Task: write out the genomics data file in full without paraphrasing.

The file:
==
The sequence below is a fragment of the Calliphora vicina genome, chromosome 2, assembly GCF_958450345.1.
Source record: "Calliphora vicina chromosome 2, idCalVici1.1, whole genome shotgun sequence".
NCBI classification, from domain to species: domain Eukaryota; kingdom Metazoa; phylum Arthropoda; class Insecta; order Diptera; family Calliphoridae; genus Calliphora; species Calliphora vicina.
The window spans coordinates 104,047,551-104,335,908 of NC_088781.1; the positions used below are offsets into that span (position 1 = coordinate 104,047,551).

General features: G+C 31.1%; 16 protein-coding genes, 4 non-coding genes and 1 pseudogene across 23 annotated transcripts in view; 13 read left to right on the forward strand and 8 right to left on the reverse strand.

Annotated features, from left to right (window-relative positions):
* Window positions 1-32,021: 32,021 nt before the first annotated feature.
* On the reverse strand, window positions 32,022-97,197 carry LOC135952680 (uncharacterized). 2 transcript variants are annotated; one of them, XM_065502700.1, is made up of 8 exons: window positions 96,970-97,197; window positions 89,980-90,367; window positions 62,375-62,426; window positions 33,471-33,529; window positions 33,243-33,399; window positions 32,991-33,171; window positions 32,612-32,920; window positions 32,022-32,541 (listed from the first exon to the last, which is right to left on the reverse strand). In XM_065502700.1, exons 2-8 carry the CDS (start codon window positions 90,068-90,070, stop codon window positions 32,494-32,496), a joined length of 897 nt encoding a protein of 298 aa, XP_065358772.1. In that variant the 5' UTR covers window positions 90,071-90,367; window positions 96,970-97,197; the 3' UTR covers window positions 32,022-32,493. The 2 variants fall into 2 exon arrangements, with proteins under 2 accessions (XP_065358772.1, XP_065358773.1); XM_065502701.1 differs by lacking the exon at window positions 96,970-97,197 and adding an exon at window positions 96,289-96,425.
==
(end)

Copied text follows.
The sequence below is a fragment of the Calliphora vicina genome, chromosome 2, assembly GCF_958450345.1.
Source record: "Calliphora vicina chromosome 2, idCalVici1.1, whole genome shotgun sequence".
NCBI classification, from domain to species: domain Eukaryota; kingdom Metazoa; phylum Arthropoda; class Insecta; order Diptera; family Calliphoridae; genus Calliphora; species Calliphora vicina.
The window spans coordinates 104,047,551-104,335,908 of NC_088781.1; the positions used below are offsets into that span (position 1 = coordinate 104,047,551).

General features: G+C 31.1%; 16 protein-coding genes, 4 non-coding genes and 1 pseudogene across 23 annotated transcripts in view; 13 read left to right on the forward strand and 8 right to left on the reverse strand.

Annotated features, from left to right (window-relative positions):
* Window positions 1-32,021: 32,021 nt before the first annotated feature.
* On the reverse strand, window positions 32,022-97,197 carry LOC135952680 (uncharacterized). 2 transcript variants are annotated; one of them, XM_065502700.1, is made up of 8 exons: window positions 96,970-97,197; window positions 89,980-90,367; window positions 62,375-62,426; window positions 33,471-33,529; window positions 33,243-33,399; window positions 32,991-33,171; window positions 32,612-32,920; window positions 32,022-32,541 (listed from the first exon to the last, which is right to left on the reverse strand). In XM_065502700.1, exons 2-8 carry the CDS (start codon window positions 90,068-90,070, stop codon window positions 32,494-32,496), a joined length of 897 nt encoding a protein of 298 aa, XP_065358772.1. In that variant the 5' UTR covers window positions 90,071-90,367; window positions 96,970-97,197; the 3' UTR covers window positions 32,022-32,493. The 2 variants fall into 2 exon arrangements, with proteins under 2 accessions (XP_065358772.1, XP_065358773.1); XM_065502701.1 differs by lacking the exon at window positions 96,970-97,197 and adding an exon at window positions 96,289-96,425.